Watching the Matt Flynn Bandwagon go bye-bye


Green Bay Packers quarterback Matt Flynn (10) looks to pass during the first quarter of a NFL football game against the Detroit Lions on Thanksgiving at Ford Field. Andrew Weber-USA TODAY Sports

A couple of weeks ago, I wrote that I felt that Scott Tolzien was the answer at the backup QB position. I would like to retract my original statement and offer a revised one:

Scott Tolzien is UNDENIABLY the answer at the backup QB position.

I am quite glad that I allowed the Matt Flynn Bandwagon to continue on without me. So many Packers fans have called for Flynn’s homecoming. When he was released from Seattle, they wanted him back. When he was released from Oakland, they wanted him back. When he was released from Buffalo … they didn’t want him.

Green Bay Packers quarterback Matt Flynn

Jeff Hanisch-USA TODAY Sports photograph

Just kidding! They wanted him back desperately.

I didn’t get it then and I don’t get it now. Flynn is a capable backup QB under three conditions:

1. If there is no pass rush whatsoever.

2. If the game has no real meaning (see: preseason games and week 17 games in which you rest your starters because you already have a 1st round bye in the playoffs).

3. If you are matched up against a near winless team that has lost all semblance of hope, dignity or desire.

If one of these three situations are in play, I agree that Flynn should get the start. However, in any other circumstance? He’s best sitting down. I like him, I really do. He’s a good guy and you can’t deny that he fits the scheme in Green Bay better than anywhere else. But, he’s not the answer.

He doesn’t stand tall in the pocket. He has a “squeamish” side to him that I can’t understand. Rodgers never takes his eyes away from downfield. He follows through and completes his throws, even in the face of a monster defensive lineman. He feels the rush and escapes the pocket to extend plays. Flynn doesn’t have the same courage and arm strength. He moves off his spot too easily when he feels the pocket begin to collapse. He doesn’t have the arm strength to throw accurately on the run or off his footing. He’s light on his feet and can get out of bounds with a couple of yards, but his instincts need work.

From what we saw of Tolzien, he’s just got better instincts. Yes, his mechanics need work and Flynn has the slight edge there. But the intangibles tilt the field in Tolzien’s direction. Plenty of times I saw him stand up in a collapsing pocket and make a big throw. Plenty of times that throw was followed by a vicious hit or a facemask or worse.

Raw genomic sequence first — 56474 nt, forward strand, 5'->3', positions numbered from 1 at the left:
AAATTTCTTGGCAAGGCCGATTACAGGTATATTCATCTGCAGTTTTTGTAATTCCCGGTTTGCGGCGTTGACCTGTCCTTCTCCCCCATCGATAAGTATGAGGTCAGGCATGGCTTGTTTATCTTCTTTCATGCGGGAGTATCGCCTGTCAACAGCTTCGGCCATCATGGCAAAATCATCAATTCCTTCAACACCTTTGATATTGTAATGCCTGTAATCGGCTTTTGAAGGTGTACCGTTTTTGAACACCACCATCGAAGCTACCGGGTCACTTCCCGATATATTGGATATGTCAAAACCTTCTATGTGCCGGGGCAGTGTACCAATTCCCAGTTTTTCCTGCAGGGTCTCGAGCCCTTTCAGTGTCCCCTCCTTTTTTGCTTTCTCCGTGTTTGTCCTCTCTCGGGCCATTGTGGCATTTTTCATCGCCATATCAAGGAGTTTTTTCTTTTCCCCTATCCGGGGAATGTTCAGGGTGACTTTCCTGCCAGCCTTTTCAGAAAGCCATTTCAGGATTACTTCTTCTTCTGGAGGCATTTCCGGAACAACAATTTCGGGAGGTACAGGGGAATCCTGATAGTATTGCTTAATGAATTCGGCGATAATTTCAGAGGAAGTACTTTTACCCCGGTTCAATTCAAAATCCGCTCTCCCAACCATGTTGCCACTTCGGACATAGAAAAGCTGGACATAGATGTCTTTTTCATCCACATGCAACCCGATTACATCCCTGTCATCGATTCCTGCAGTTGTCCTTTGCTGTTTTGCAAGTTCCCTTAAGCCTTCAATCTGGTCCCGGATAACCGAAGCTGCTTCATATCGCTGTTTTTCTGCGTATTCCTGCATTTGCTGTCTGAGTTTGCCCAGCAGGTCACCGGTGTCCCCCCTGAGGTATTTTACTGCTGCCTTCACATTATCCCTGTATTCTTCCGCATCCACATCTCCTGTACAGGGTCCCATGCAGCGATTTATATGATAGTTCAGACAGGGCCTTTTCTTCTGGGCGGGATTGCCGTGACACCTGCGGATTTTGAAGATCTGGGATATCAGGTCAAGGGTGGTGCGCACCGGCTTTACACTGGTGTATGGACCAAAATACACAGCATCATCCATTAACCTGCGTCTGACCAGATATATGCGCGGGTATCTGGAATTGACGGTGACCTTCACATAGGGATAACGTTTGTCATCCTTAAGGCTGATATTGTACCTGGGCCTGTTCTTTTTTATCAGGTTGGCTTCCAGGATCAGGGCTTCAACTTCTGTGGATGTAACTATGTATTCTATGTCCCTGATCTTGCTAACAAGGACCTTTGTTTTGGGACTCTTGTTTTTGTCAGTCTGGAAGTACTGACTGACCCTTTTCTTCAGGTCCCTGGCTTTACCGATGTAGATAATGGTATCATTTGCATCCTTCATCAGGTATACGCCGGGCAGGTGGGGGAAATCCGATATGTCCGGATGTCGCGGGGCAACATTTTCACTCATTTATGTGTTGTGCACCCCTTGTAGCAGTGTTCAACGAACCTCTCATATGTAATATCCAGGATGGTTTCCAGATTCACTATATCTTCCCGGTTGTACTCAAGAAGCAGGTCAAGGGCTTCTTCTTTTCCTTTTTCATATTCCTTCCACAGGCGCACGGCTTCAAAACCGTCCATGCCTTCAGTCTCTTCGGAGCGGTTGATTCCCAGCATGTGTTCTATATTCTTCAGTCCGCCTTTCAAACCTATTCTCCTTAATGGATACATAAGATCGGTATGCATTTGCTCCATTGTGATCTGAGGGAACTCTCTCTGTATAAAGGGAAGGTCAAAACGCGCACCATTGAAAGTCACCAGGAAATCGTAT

Fear never entered his head and his fearlessness is what ultimately caused the interceptions. Those things can be taught down. But the intuition that he showed in the pocket comes from talent.

Flynn missed Andrew Quarless wide open yesterday in favor of Jordy Nelson with two receivers draped over him. He under-threw James Jones twice on long balls, out of which Jones made circus catches. He missed Eddie Lacy for a check down that was wide open in space, to run up into the waiting arms of two Lions’ defensive lineman. He held the ball far too long and was wildly inaccurate when he had time to work.

I kept hoping that McCarthy would pull the plug like he did the previous week with Tolzien and give the fresh legs a shot. I think we could have made some things happen with a change of pace. No such change came and that leads us to where we are now: 5-6-1 and spinning around the toilet bowl.

It started out being such a promising season. I don’t know what happened, I really don’t.

All I really know is that the Flynn bandwagon can keep right on moving. I’ll wait right here for the Aaron Rodgers train to get going again; though, by the time it picks up steam … it might just be too little, too late.